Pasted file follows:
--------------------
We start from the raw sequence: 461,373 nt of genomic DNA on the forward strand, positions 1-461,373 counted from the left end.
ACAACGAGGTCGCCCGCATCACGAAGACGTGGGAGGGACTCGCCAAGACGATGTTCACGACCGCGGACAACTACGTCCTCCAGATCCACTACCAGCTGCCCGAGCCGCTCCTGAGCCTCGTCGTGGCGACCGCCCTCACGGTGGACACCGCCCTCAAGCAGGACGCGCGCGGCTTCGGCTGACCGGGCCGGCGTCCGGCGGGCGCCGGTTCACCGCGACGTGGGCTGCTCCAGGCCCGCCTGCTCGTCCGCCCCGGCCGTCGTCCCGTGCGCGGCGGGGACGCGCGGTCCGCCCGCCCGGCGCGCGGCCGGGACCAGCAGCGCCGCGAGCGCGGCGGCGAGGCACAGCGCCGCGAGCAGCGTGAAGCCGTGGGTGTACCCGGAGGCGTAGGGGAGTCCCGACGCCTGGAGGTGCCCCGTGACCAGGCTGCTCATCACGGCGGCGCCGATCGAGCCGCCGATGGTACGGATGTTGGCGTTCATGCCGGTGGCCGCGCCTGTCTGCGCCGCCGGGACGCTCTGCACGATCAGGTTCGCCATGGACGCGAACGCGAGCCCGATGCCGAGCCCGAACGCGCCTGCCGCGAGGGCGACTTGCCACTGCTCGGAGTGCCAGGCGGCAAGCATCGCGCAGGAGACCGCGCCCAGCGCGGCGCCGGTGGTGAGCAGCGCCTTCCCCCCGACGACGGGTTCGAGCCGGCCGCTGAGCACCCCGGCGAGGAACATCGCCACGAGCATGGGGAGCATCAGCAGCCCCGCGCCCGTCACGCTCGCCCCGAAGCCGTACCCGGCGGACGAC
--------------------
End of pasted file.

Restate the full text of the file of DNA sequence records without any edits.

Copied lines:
We start from the raw sequence: 461,373 nt of genomic DNA on the forward strand, positions 1-461,373 counted from the left end.
ACAACGAGGTCGCCCGCATCACGAAGACGTGGGAGGGACTCGCCAAGACGATGTTCACGACCGCGGACAACTACGTCCTCCAGATCCACTACCAGCTGCCCGAGCCGCTCCTGAGCCTCGTCGTGGCGACCGCCCTCACGGTGGACACCGCCCTCAAGCAGGACGCGCGCGGCTTCGGCTGACCGGGCCGGCGTCCGGCGGGCGCCGGTTCACCGCGACGTGGGCTGCTCCAGGCCCGCCTGCTCGTCCGCCCCGGCCGTCGTCCCGTGCGCGGCGGGGACGCGCGGTCCGCCCGCCCGGCGCGCGGCCGGGACCAGCAGCGCCGCGAGCGCGGCGGCGAGGCACAGCGCCGCGAGCAGCGTGAAGCCGTGGGTGTACCCGGAGGCGTAGGGGAGTCCCGACGCCTGGAGGTGCCCCGTGACCAGGCTGCTCATCACGGCGGCGCCGATCGAGCCGCCGATGGTACGGATGTTGGCGTTCATGCCGGTGGCCGCGCCTGTCTGCGCCGCCGGGACGCTCTGCACGATCAGGTTCGCCATGGACGCGAACGCGAGCCCGATGCCGAGCCCGAACGCGCCTGCCGCGAGGGCGACTTGCCACTGCTCGGAGTGCCAGGCGGCAAGCATCGCGCAGGAGACCGCGCCCAGCGCGGCGCCGGTGGTGAGCAGCGCCTTCCCCCCGACGACGGGTTCGAGCCGGCCGCTGAGCACCCCGGCGAGGAACATCGCCACGAGCATGGGGAGCATCAGCAGCCCCGCGCCCGTCACGCTCGCCCCGAAGCCGTACCCGGCGGACGAC